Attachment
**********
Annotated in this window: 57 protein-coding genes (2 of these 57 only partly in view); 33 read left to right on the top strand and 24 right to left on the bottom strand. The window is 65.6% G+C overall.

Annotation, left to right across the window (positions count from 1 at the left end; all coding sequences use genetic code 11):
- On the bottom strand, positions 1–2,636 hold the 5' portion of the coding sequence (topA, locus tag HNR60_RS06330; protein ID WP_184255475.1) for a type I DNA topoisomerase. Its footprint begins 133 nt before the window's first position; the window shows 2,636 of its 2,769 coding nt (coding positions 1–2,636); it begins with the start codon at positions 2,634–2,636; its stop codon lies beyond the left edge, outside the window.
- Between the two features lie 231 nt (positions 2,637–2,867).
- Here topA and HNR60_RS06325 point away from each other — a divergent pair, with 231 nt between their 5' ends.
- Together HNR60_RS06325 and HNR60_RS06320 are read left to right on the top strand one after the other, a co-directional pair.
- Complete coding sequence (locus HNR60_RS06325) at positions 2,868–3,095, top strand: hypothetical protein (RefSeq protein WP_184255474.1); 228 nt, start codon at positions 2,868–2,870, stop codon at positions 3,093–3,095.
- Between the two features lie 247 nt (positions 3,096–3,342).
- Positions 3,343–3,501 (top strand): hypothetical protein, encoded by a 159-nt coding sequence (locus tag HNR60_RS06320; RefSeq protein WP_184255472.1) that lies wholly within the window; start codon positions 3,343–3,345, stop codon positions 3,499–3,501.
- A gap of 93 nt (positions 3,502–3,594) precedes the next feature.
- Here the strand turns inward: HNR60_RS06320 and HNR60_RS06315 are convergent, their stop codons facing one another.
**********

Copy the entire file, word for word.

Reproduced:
Annotated in this window: 57 protein-coding genes (2 of these 57 only partly in view); 33 read left to right on the top strand and 24 right to left on the bottom strand. The window is 65.6% G+C overall.

Annotation, left to right across the window (positions count from 1 at the left end; all coding sequences use genetic code 11):
- On the bottom strand, positions 1–2,636 hold the 5' portion of the coding sequence (topA, locus tag HNR60_RS06330; protein ID WP_184255475.1) for a type I DNA topoisomerase. Its footprint begins 133 nt before the window's first position; the window shows 2,636 of its 2,769 coding nt (coding positions 1–2,636); it begins with the start codon at positions 2,634–2,636; its stop codon lies beyond the left edge, outside the window.
- Between the two features lie 231 nt (positions 2,637–2,867).
- Here topA and HNR60_RS06325 point away from each other — a divergent pair, with 231 nt between their 5' ends.
- Together HNR60_RS06325 and HNR60_RS06320 are read left to right on the top strand one after the other, a co-directional pair.
- Complete coding sequence (locus HNR60_RS06325) at positions 2,868–3,095, top strand: hypothetical protein (RefSeq protein WP_184255474.1); 228 nt, start codon at positions 2,868–2,870, stop codon at positions 3,093–3,095.
- Between the two features lie 247 nt (positions 3,096–3,342).
- Positions 3,343–3,501 (top strand): hypothetical protein, encoded by a 159-nt coding sequence (locus tag HNR60_RS06320; RefSeq protein WP_184255472.1) that lies wholly within the window; start codon positions 3,343–3,345, stop codon positions 3,499–3,501.
- A gap of 93 nt (positions 3,502–3,594) precedes the next feature.
- Here the strand turns inward: HNR60_RS06320 and HNR60_RS06315 are convergent, their stop codons facing one another.